Core Language for Everyone | A Gift of Speech

Core Language

Core language was created using the most widely used words by developing children.

There are core language lists that contain the first 100, 200 and 300 most widely used words by typically developing children.

Most AAC programs are based on a core vocabulary system.

These are the questions that I have asked about our core language system.

Whose core language?

Is it core for a student with autism or significant cognitive impairments? If it is based on typical developing words, how do I make it applicable to an individual with differing needs.  Instead of just core vocabulary, I think of Functional Core Vocabulary.  This reminds me to focus on what is functional for my specific client.

How do I set up core up for my student?

When I am setting up core or my students, I look at:

  1. Level of my communicator:
  2. age of my communicaotor
  3. their enviroment
  4. Their wants and needs.

So I set up a functional core vocabulary system just for them.  I use the framework for the program that is provided, but personalize it for the child.  So for example if I am setting up a program using TouchChat, I use the inherent folder/color design.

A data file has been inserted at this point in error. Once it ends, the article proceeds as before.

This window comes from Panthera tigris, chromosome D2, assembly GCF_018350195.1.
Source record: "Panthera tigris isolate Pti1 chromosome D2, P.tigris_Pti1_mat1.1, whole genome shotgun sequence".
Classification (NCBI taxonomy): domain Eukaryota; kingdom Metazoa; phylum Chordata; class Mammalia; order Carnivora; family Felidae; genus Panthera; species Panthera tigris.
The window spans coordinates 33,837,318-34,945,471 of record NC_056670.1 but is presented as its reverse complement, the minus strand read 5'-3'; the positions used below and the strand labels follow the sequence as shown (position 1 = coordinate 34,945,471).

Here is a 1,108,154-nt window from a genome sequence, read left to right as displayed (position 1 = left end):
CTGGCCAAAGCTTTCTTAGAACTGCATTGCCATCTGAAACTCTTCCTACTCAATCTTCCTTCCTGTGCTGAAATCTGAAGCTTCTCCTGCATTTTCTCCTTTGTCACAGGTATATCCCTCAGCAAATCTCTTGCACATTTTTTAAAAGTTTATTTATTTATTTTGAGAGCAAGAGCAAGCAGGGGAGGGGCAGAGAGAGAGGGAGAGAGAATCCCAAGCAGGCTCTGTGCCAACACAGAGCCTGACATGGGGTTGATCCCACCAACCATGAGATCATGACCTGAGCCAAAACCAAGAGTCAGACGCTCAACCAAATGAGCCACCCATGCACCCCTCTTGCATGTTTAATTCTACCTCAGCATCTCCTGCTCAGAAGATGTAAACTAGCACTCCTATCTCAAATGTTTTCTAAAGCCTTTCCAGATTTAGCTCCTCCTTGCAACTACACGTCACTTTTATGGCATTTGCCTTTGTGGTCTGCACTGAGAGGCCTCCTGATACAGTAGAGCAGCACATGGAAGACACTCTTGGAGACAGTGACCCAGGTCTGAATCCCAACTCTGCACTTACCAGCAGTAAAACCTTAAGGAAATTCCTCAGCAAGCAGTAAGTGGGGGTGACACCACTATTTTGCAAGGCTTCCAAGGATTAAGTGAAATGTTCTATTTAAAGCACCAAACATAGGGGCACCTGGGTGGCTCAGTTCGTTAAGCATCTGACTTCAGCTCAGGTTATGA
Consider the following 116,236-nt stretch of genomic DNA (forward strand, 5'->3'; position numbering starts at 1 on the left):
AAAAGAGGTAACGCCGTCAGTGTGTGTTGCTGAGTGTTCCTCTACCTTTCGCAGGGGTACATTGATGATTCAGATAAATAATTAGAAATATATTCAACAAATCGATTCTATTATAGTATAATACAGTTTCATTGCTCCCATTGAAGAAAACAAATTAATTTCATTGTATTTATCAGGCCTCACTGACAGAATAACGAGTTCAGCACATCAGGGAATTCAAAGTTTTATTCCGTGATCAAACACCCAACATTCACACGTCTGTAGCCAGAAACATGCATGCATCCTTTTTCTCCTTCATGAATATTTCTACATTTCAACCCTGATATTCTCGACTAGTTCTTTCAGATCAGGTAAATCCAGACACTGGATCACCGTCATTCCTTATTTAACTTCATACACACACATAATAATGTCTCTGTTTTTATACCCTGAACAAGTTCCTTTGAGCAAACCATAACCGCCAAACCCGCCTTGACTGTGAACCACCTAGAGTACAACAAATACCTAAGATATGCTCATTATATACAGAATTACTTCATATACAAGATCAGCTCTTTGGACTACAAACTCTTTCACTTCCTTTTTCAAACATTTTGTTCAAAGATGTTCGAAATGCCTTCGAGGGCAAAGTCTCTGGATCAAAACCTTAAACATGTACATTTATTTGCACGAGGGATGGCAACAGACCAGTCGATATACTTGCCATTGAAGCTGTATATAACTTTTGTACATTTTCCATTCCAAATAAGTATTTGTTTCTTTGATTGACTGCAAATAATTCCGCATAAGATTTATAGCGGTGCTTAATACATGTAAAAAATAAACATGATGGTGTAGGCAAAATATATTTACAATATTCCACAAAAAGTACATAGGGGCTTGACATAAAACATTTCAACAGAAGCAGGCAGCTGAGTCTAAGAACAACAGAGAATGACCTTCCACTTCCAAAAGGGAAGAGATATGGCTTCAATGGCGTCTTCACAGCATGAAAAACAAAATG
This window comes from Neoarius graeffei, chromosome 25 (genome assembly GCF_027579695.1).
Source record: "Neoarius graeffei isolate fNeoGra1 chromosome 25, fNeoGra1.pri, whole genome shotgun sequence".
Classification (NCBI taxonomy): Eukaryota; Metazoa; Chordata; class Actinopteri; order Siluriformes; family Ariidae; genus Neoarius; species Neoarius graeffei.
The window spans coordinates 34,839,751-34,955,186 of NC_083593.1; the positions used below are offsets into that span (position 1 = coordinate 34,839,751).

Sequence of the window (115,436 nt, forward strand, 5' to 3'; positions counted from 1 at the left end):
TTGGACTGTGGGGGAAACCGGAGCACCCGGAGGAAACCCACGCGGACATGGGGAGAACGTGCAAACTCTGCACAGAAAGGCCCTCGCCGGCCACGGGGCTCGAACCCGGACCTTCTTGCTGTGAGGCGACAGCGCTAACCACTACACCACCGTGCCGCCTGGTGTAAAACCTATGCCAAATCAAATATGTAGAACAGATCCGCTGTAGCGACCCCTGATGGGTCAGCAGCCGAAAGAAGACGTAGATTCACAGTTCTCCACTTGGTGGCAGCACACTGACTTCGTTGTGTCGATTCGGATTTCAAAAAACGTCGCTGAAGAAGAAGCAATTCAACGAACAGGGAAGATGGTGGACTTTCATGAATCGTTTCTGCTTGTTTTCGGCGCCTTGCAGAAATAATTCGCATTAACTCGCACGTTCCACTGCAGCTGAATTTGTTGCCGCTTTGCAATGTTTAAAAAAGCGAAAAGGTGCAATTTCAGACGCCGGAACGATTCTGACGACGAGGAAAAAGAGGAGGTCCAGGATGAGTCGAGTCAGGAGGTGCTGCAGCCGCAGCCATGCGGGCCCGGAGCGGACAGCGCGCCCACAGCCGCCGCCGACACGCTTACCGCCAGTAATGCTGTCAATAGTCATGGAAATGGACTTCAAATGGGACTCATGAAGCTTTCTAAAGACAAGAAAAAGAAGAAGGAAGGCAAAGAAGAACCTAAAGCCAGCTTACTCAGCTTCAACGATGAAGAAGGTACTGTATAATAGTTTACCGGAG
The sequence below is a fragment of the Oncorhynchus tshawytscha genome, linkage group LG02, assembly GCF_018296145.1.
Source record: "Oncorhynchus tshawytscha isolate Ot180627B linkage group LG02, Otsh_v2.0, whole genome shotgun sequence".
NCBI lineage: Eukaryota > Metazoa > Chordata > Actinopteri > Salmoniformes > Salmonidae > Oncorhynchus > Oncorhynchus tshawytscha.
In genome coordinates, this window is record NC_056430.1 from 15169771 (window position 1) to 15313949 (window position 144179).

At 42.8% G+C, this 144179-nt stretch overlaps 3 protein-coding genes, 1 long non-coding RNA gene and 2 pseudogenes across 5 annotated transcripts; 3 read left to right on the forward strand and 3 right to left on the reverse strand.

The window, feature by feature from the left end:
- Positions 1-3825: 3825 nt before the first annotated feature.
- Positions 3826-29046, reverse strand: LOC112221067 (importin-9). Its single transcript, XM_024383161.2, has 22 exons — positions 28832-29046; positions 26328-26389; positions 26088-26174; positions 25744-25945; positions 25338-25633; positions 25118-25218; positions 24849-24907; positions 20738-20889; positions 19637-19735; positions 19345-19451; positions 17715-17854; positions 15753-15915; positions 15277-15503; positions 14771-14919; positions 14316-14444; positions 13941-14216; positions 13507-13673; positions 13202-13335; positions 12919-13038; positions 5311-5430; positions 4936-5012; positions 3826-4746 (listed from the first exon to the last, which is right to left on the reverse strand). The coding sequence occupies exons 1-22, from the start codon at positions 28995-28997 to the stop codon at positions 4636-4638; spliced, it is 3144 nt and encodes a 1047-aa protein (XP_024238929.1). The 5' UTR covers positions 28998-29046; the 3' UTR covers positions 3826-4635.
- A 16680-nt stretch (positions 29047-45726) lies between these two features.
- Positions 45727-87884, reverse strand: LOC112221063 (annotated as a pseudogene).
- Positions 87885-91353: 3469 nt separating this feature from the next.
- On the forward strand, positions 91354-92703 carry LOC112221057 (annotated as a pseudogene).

There are various color schemes used in AAC systems.  The two most mainly used are:  Fitzgerald Key and the Goossens, Grain, & Elder System.  It does not matter which scheme you use, but be consistent within the program you are using.

I will admit one of the first things that I do, is look at the vocabulary on the starter page.  Because I take a more functional approach to the vocabulary that I choose, it often looks different that what you would typically see.  Below is an example of my functional core vocabulary for an early communicator and one that is typically set up.

core vocabulary          functional core vocabulary

On the left is the core vocabulary that you might see when you originally set up a vocabulary.  To the right is an example of a core vocabulary that I set up for a student.

  1.  I have “hidden” many of the words to help in the early learning process.
  2. If you look at the verbs, you will see that I have taken out is, were, and have.  Most of the students and children that I set up vocabularies for, do not have the language or understanding for these words.  Now, they may be added in down the road, but in early vocabulary, I want functional words!
  3. I ensure that the starter vocabulary screens aren’t too busy, but also are expandable!  It’s important to start with some buttons and some folders.  We don’t want to have just buttons and single words!  Using folders can help to increase knowledge and understanding of categorization.

These are just a few thoughts and ideas for how to set up a core vocabulary.  Coming soon… Fun and Functional Activities for building language using AAC.